Understanding nature and transferring its traits to technology is not only the objective of bionics, but also of marine biology and microbiology.
Bionics, marine biology or microbiology. Here you can find scientific reports and articles about achievements and developments in the fields of bionics, marine biology and microbiology. Technical research departments at many universities and institutes are examining and learning from nature and then collaborating with the fields of bionics, marine biology and microbiology. Although Arnold Gehlen once labeled humanity as a "flawed being" that had to create its own culture to survive nature's environment, we can be certain he had not yet considered the opportunities presented by bionics, marine biology and microbiology. Science is meanwhile using the traits of the flawed being to contemplate how to utilize bionics, marine biology and microbiology to copy animals, plants and the rest of the environment. Because nature features attributes such as the hardest and most durable materials and efficient energy production and conversion, it has become a treasure trove of knowledge for bionics, marine biology and microbiology. As a stand-alone branch of research, science can use bionics to demonstrate that nature is superior to humans in many aspects and that we still have a lot to learn from it, whether in macro or microbiology.
The "Bionic Six" comic and animated television series revolved around a family who collaborated with a researcher to utilize the attributes of nature to combat those intent on destroying it. The "Bionic Six" acquired their power and speed through bionics. They knew how to take advantage of the physical forces of nature and were already advancing into the fields of marine biology and microbiology research. Today, bionics is a well-respected field of research that has little to do with children's entertainment. Bionics occupies itself with nature's "inventions" and works closely with the fields of marine biology and microbiology to transfer their attributes to the human culture. Bionics has already proved its worth in the fields of materials research and nano technology. Bionics and microbiology have also made progress in areas such as energy production and storage.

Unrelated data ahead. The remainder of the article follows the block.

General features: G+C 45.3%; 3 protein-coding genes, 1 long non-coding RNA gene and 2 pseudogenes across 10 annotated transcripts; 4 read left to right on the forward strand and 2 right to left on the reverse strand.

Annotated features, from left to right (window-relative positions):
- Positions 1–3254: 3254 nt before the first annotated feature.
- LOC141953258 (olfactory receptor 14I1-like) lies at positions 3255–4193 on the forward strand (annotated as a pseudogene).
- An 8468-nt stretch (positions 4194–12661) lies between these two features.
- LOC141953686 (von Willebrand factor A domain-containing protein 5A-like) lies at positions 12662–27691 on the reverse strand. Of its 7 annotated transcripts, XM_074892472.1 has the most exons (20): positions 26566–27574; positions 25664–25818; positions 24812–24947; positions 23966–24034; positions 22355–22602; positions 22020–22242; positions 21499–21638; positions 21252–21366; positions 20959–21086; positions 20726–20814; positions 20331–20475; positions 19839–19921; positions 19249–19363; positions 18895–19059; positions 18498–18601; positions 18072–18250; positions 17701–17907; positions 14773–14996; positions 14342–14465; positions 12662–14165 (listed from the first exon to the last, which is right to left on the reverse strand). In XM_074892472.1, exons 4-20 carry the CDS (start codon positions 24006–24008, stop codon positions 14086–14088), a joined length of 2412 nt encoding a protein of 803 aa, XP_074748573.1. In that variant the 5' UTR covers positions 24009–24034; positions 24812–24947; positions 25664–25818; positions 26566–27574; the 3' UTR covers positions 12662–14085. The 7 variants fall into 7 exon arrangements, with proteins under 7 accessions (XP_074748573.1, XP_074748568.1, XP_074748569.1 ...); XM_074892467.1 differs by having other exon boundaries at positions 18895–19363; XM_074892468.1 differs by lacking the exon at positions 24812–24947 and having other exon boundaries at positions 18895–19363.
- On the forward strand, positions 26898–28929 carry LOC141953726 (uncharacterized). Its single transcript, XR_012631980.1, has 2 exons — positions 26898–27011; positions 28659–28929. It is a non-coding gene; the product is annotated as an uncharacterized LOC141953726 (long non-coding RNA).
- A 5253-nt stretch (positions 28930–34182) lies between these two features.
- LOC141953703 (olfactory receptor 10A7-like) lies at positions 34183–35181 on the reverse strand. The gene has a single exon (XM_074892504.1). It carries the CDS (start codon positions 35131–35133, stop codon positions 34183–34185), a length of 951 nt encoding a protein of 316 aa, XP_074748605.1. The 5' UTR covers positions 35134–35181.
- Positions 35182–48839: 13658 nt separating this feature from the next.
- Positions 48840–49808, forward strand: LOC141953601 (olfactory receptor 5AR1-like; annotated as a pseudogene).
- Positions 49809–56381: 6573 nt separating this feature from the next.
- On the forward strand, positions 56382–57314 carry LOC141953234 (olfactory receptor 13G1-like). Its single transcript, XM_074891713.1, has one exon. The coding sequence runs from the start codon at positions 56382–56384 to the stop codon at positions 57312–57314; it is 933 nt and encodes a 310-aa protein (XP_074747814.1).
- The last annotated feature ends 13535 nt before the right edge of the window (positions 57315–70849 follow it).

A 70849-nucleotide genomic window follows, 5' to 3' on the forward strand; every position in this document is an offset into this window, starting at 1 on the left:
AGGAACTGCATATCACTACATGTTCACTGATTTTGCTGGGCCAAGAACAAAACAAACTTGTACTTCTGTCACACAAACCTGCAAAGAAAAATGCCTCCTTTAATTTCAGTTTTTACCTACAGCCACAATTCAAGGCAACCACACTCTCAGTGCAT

Marine biology has enjoyed new impetus over the past several years. Although researchers have long been occupied with both fields, marine biology and microbiology were thrust into the public spotlight no later than with the publication of "The Swarm", a novel by German author Frank Schätzing. Over the last year, marine biology and microbiology reports revealed that although scientists have unearthed a wealth of new discoveries in marine biology and microbiology, there remain thousands of undiscovered animal species in both areas. Microbiology is actually a vital part of marine biology since the ocean depths contain not only large animals, but also organisms that cannot be seen with the naked eye. And this is where microbiology comes into play. Marine biology and microbiology are engaged in examining the effects of currents, depths and temperatures on the development and propagation of organisms and animals. For this reason, marine biology and microbiology researchers are working to discover new animal species and organisms, all the while further expanding the depths of geography and science. When marine biology and microbiology come together with bionics, this can result in unimagined discoveries and thus the development of new methods that humans can implement for their own benefit and for the protection of the environment. The latest achievements in the fields of bionics, marine biology and microbiology can be found in innovations-report.
Articles and reports from the Life Sciences area deal with applied and basic research into modern biology, chemistry and human medicine.
Valuable information can be found on a range of life sciences fields including bacteriology, biochemistry, bionics, bioinformatics, biophysics, biotechnology, genetics, geobotany, human biology, marine biology, microbiology, molecular biology, cellular biology, zoology, bioinorganic chemistry, microchemistry and environmental chemistry.
New tool that uses DNA sequencing could improve transplant outcomes and save lives
Researchers have developed a simple blood test that can detect when a newly transplanted lung is being rejected by a patient, even when no outward signs of the...23.01.2019 | Read more
Small infections can be fatal: Millions of people die each year from sepsis, an overreaction of the immune system. A new immune signaling molecule, designed by a research team from the Technical University of Munich (TUM), now provides the basis for potential new approaches in sepsis therapy.